Tuesday, March 22, 2011

NO to Google Books Settlement. Hurray for academics, access to knowledge and democracy!

Today Judge Chin released a judgment Declining the Google Books Settlement. This is a victory for academia, access to knowledge, and democracy - here is why.

The Google Books Settlement is an attempt to settle a class action suit brought by some authors and publishers objecting to the Google Books project. The Google Books project per se involves digitizing library collections to provide searching for in-copyright works with fair use snippets and free access to out-of-print works, a very worthy project. The Settlement, however, had some major flaws, as Chin's judgment notes.

One significant flaw is that the plaintiffs do not represent all authors, and objections by academic authors are noted in particular: "The academic author objectors, for example, note that their interests and values differ from those of the named plaintiffs: "Academic authors, almost by definition, are committed to maximizing access to knowledge. [emphasis added]. The [Authors] Guild and the [Association of American Publishers], by contrast, are institutionally committed to maximizing profits."" (p. 28-29, quoting Samuelson). Comment: hear, hear!! Kudos and thanks to the academic authors and authors groups who took the time to express objections.

Several other flaws in the settlement suggest that turning down the Settlement is a victory for democracy as well. The settlement is described as "an attempt to use the class action mechanism to implement forward-looking business arrangements that go far beyond the dispute before the Court in this litigation." (p. 21). Antitrust concerns (an effective Google monopoly on orphan works) are cited as well. The Settlement brings in involuntary participants, including owners of copyright in orphan works and foreign works; the objections of foreign nations are noted. As the Settlement notes, issues about copyright should be addressed by Congress, not through this approach.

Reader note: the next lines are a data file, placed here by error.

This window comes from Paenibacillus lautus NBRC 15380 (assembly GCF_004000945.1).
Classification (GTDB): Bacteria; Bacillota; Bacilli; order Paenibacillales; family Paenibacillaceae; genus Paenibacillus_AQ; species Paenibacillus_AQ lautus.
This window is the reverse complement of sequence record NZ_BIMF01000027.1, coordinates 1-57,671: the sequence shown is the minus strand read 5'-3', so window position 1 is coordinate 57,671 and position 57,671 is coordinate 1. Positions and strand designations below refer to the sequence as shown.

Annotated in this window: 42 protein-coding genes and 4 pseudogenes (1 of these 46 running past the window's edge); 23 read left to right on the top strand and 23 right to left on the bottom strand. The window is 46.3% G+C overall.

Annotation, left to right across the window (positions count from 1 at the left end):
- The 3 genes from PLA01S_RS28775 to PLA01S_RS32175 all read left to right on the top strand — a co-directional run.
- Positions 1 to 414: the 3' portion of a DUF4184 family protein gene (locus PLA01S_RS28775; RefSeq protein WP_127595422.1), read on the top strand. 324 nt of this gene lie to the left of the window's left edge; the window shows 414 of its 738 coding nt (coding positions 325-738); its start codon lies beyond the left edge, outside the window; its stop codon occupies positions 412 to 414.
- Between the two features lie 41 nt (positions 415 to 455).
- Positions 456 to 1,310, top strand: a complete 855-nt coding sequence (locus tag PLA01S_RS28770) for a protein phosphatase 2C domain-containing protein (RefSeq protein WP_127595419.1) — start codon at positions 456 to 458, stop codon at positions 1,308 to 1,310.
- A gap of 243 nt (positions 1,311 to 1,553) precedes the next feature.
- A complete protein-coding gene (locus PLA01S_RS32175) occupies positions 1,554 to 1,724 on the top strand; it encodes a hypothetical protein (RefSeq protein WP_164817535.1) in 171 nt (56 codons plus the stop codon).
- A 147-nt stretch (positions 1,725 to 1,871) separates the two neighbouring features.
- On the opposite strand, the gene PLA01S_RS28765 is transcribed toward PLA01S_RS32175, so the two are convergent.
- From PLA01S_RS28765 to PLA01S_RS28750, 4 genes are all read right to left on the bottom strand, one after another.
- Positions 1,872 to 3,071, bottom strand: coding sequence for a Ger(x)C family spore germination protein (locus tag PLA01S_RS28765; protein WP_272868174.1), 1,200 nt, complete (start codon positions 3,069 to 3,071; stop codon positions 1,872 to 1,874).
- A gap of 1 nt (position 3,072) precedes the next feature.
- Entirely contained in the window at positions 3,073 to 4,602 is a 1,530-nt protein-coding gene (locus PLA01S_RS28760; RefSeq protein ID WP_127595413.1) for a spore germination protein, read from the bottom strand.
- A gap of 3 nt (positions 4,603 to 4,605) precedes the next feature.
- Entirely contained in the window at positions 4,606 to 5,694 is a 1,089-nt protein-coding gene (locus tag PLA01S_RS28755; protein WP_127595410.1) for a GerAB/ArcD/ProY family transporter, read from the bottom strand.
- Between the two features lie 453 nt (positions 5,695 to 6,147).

For the future, let's hope that fairer and more appropriate approaches to copyright, including limiting terms (can we go back to 14 years, renewable once please?) and addressing orphan works is brought up in legislatures and international copyright venues, soon.

As for publishers and authors of works that are IN copyright, instead of suing people, why not focus on getting these works digitized and available through attractive business models such as free online / pay for print on demand?

For other works of mine of this topic, see:
Postscript: THANKS to Google and participating libraries for pushing the envelope. Clearly, more work is needed, but progress to date is already showing the potential and articulating some of the challenges still to be overcome.